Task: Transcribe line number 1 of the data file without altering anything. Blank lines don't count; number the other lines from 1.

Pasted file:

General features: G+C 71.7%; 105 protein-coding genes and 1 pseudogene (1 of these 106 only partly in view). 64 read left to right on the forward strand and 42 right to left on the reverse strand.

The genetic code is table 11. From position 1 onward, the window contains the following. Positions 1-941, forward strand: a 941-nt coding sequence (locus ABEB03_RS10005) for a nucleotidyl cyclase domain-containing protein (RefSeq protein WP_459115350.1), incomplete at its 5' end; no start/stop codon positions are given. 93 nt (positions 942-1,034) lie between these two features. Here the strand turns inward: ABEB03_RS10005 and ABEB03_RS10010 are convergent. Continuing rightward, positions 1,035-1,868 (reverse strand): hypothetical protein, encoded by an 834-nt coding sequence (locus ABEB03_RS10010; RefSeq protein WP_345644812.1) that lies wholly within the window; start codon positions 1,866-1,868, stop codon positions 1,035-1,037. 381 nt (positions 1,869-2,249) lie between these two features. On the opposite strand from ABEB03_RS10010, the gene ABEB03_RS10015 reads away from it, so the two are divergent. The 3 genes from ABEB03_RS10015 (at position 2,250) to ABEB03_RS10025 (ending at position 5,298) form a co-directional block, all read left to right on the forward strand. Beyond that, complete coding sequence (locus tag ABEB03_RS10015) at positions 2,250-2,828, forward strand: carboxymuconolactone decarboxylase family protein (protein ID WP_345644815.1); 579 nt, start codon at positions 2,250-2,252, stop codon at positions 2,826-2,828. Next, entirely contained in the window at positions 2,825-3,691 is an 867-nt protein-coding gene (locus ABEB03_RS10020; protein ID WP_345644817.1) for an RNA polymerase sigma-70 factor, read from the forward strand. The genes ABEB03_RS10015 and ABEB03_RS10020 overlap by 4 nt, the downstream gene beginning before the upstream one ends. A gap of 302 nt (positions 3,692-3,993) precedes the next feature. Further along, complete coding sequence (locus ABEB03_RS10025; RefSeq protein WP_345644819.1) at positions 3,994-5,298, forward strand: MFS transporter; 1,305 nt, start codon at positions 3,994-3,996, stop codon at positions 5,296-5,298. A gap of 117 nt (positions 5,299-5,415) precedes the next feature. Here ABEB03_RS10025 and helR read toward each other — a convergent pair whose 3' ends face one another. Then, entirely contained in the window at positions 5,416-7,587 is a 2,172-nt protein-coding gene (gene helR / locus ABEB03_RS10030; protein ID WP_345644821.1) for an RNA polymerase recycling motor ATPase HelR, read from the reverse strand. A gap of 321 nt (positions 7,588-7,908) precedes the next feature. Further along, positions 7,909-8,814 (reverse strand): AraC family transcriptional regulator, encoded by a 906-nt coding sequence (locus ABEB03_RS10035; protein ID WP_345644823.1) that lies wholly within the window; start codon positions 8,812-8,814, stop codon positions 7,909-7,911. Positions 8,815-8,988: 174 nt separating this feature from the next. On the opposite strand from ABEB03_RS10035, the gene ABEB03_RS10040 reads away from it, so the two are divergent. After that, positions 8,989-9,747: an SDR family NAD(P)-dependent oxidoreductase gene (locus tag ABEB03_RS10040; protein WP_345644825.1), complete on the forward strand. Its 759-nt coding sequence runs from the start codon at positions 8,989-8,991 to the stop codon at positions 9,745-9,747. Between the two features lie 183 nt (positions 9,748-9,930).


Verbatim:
General features: G+C 71.7%; 105 protein-coding genes and 1 pseudogene (1 of these 106 only partly in view). 64 read left to right on the forward strand and 42 right to left on the reverse strand.